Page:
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Killing the White Poppy

Posted on November 10th, 2013

As always, humans are up in arms about stuff right now. The thing I’ve been reading about today is the white poppy.

white poppy red poppy Killing the White Poppy

Image from torontosun.com

Traditionally, the red poppy is worn to remember and honour war veterans, both living and dead. In the past, I’ve worn a red poppy to indicate that I am thinking prayerfully of soldiers, like my grandpa, who did what they felt they had to do, and experienced things no human should have to experience, in the pursuit of an end to conflict.

Every year on Remembrance Day, I also think about the others who have made (and continue to make) sacrifices in times of war. All those who die or are broken or see their lives torn apart. They are innumerable.

That is what I understand the white poppy to be about: the recognition that peace is the goal. That war equals tragedy. Lest we forget.

In the past few years, I’ve been aware of another belief: that by honouring those other people, the civilians, or by expressing the wish to make peace a priority, I am disrespecting the soldiers and veterans.

I am not wearing a white poppy… because I do not want my message to be mistaken.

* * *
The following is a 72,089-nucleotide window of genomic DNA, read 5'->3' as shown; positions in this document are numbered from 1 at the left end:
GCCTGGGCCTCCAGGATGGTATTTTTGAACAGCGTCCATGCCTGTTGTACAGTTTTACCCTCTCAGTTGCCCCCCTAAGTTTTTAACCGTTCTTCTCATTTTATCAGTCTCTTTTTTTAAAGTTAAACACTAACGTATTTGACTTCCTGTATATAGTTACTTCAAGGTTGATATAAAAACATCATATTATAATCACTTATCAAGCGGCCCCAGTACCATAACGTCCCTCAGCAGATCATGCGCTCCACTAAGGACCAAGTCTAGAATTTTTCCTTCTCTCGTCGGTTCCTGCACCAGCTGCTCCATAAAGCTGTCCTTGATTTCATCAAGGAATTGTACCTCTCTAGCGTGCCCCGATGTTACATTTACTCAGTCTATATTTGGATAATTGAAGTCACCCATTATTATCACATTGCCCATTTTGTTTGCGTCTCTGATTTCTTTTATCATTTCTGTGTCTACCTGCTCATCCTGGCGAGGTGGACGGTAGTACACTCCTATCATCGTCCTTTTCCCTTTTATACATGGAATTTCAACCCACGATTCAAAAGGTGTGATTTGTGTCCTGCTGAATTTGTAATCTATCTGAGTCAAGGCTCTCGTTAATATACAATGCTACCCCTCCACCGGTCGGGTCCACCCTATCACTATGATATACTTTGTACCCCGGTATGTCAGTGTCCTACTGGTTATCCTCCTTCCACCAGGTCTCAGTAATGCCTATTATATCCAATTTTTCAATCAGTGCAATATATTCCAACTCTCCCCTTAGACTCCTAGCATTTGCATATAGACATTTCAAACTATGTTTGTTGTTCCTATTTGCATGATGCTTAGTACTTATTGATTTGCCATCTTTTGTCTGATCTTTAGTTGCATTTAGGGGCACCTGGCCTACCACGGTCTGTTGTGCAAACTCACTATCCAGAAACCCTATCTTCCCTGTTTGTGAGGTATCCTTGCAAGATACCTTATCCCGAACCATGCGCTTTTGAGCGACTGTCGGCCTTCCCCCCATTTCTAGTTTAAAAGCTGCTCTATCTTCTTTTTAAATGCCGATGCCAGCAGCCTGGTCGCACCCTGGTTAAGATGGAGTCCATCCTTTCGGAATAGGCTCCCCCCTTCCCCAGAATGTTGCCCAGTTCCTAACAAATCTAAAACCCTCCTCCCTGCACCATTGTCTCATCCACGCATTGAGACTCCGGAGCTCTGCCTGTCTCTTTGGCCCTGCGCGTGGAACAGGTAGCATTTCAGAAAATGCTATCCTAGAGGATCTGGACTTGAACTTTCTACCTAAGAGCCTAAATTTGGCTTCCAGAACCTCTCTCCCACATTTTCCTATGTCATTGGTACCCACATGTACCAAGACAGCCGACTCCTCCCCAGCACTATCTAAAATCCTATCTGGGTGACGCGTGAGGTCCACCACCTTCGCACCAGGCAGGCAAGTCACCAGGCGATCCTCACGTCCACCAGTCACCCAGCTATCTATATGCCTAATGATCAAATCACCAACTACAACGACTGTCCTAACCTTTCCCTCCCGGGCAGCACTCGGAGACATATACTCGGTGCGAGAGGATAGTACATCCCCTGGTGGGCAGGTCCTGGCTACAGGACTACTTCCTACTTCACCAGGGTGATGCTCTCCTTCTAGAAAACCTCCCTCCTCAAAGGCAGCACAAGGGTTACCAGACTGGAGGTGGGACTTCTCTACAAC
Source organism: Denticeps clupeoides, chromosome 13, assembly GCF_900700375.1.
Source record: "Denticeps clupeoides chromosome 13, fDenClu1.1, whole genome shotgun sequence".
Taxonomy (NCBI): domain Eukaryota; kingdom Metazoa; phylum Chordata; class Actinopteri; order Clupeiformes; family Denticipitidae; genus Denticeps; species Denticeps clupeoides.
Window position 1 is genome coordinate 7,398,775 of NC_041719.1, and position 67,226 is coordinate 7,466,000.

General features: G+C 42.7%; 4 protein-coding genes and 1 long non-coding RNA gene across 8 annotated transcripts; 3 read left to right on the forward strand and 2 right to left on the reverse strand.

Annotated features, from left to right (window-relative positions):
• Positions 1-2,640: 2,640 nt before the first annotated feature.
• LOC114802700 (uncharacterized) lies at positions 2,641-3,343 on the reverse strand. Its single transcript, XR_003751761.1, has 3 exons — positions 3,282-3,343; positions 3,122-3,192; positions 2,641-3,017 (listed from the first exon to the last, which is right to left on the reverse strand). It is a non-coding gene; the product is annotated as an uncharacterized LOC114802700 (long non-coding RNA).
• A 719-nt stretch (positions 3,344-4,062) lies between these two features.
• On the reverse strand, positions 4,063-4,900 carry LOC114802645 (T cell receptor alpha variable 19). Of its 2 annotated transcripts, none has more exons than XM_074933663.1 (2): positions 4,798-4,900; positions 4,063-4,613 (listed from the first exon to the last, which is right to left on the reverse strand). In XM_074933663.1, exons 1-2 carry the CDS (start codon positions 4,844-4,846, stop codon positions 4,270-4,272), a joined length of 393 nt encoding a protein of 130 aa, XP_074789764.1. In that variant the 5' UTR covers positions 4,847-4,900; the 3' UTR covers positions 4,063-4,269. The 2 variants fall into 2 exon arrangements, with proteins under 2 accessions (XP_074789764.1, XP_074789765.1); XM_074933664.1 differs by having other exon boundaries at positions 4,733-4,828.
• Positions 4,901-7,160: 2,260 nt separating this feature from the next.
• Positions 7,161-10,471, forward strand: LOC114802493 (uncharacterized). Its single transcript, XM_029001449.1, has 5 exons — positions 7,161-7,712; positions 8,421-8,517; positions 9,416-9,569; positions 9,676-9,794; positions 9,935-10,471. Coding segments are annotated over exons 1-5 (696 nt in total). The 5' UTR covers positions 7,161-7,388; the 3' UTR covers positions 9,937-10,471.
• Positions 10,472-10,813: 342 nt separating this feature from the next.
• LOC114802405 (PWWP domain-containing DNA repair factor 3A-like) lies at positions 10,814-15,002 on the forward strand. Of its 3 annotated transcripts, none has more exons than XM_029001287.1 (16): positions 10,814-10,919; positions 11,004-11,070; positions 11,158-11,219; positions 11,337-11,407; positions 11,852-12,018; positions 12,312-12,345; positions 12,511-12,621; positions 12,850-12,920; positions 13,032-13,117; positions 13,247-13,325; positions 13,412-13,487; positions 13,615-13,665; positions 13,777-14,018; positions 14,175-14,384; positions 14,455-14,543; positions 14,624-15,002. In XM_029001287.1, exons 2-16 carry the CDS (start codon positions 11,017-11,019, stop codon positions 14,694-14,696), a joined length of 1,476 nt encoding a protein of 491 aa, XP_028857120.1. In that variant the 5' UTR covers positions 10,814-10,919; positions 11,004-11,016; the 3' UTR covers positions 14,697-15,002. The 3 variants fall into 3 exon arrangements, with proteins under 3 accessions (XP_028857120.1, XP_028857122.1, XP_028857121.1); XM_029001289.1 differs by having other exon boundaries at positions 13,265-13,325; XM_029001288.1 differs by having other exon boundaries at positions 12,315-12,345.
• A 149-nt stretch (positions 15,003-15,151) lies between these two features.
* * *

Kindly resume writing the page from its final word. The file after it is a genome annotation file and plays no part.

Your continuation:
The “I Remember for Peace” campaign at Ceasefire.ca has elicited many heartfelt messages from people who wish to respect soldiers and veterans and also honour their pursuit of peace. Inevitably, there are people who feel it’s appropriate to add messages like these:

“White poppies are bull shit and everyone involved in this should be shot.”

“wear a white poppy? expect a white loogy in return for spitting in the face of every soldier who sacrificed their blood on the battle fields so you can have the rights and freedoms you enjoy today. I will gladly spit in the face of anyone I see wearing a white poppy and I will be encouraging others to do the same.”

Incredibly, these people believe that they are showing respect. I am not wearing a red poppy this year because I know these people are wearing them. Again, I do not want my message to be mistaken.

Every year since I’ve been blogging, I have posted on Remembrance Day (and Veterans Day). This year, I am giving the floor to veterans. Even so, I know there will be people who read this and want to spew ugliness over it. I’ve decided that tomorrow, I am just going to be silent, and show my respect that way.